How-To: A Primer on Long Exposures

How-To: A Primer on Long Exposures
Text and Photos by Lynne Eodice

In contrast to using fast shutter speeds to freeze action, using long exposures is a very creative means to convey motion in a photograph. A blurred image can be a very impressionistic rendition of movement, giving the viewer a sense of sensation. This how-to story will cover blurred motion, panning, zooming your lens during an exposure and capturing streaks of light from traffic at night. Experiment with these simple techniques, and have fun getting dramatic images!

Blurring Motion

How much blurring you allow affects the quality of motion the photo conveys. In this image of a waterfall, I used a one-second exposure to make the water look very soft and silky. I was also in the shade, so I could use a longer exposure than had I been in bright sun. Also, the shutter speed you select will depend on how fast your subject is moving. A speeding car can blur at a faster shutter speed, say 1/60 second. In general, the slower the shutter speed, the more blur you’ll get. Speeds slower than 1/30 second will blur motion dramatically, but you’ll want to use a tripod to keep the rest of your photo in sharp focus.

When planning to shoot, keep in mind that the closer you are to your subjects, the more likely they will be to blur. The same is true of subjects moving across your field of vision rather than those approaching you head-on. The fastest-moving parts of a subject will be the most blurred.

Panning

A relatively sharp subject against a blurred background also conveys the feeling of speed. To achieve this effect, you must follow the subject with your camera during an exposure. As this example of a little girl on her scooter shows, panning focuses attention on the subject, while the background is de-emphasized. Panning is a tricky technique, takes practice, and the results are not always predictable. But it’s fun— and definitely worth the effort.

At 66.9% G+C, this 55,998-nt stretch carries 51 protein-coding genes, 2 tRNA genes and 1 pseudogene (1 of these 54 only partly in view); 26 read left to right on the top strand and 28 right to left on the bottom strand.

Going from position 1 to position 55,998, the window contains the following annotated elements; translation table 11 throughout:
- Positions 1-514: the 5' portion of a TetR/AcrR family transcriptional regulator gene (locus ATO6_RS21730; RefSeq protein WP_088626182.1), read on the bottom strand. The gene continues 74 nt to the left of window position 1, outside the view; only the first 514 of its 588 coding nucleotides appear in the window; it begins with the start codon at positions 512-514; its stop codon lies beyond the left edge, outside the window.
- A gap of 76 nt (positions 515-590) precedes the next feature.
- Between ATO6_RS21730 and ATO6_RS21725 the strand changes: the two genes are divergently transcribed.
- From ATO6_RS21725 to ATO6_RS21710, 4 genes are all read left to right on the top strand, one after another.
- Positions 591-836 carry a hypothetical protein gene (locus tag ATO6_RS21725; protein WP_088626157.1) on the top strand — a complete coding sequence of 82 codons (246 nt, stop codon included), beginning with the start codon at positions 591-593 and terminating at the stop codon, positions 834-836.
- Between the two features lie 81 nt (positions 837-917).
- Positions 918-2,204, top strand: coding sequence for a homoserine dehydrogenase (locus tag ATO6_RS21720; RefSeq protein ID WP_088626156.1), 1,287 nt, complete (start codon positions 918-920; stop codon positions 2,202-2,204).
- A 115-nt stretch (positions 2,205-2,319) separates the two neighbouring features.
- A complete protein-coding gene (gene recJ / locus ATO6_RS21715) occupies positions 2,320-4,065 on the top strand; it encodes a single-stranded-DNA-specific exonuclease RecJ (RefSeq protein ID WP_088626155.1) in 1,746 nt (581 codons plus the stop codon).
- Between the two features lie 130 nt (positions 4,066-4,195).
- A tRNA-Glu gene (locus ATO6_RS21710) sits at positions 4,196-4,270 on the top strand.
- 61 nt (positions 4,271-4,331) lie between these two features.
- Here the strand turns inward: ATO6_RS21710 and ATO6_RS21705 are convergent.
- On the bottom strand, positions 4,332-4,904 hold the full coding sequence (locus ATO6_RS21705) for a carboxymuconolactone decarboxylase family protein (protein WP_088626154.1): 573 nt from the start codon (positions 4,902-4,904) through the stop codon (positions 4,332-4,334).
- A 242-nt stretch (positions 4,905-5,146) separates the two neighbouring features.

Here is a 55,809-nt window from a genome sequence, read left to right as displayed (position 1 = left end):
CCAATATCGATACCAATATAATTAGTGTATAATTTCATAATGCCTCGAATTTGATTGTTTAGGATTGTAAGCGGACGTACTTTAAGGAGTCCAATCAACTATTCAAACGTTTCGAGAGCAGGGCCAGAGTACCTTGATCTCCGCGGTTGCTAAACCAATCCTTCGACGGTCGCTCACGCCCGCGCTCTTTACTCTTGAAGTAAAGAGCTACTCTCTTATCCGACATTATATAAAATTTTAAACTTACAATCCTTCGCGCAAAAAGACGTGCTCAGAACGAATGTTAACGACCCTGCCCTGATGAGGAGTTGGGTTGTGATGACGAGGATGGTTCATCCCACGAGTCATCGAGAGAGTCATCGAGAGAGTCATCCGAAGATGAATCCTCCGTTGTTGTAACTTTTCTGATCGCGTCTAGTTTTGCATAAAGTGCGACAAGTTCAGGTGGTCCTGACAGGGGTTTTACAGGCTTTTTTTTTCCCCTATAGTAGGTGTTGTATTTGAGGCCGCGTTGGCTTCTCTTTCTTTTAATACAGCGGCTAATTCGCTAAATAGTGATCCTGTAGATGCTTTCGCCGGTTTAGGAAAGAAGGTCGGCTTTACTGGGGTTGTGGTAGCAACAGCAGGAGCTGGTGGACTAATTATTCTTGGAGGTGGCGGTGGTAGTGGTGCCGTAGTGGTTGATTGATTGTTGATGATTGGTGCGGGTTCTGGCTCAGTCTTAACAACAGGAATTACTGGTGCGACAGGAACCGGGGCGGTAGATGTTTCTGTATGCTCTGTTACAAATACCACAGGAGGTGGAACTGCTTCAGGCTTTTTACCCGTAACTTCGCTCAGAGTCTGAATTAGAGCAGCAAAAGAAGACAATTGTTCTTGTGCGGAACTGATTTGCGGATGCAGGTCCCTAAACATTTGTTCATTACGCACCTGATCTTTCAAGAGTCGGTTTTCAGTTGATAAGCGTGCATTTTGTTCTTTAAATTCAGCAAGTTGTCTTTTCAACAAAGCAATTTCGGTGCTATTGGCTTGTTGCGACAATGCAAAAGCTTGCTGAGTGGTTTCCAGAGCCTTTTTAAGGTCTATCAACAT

For best results, start tracking the subject from the moment it appears in your viewfinder. Stand firmly with the camera to your eye and rotate the upper part of your body in the direction your subject is moving. When you have the composition you want, release the shutter and continue following your subject in one smooth movement. Panning requires a somewhat slow shutter speed, but the exact speed will depend on the situation and your subject. I used shutter speeds of 1/15 to 1/30 second to photograph this subject.

Taillights & Traffic Streaks

By using a long exposure at night, your camera can record patterns of moving lights that can’t be seen by the human eye. Cars, trains, busses and other motor vehicles are excellent subjects for this technique. The vehicles often move too fast to be recorded on your camera’s sensor during a long exposure, yet their lights leave ribbons of bright colors across the scene. Busy roadways can become rivers of red and white.

It’s best to set up your tripod at locations where the ambient light (from streetlights and buildings) isn’t too strong, and where you can get a good view of fast-moving traffic. I like to shoot from a city sidewalk or on a bridge over a freeway at dusk. Your time exposures will probably be very long— from several seconds up to a minute— so a tripod is important. Use an ISO setting of 100 to 400, and although you’ll be using your camera on shutter priority, try to use very small apertures like f/16 or f/22 to prevent overexposure.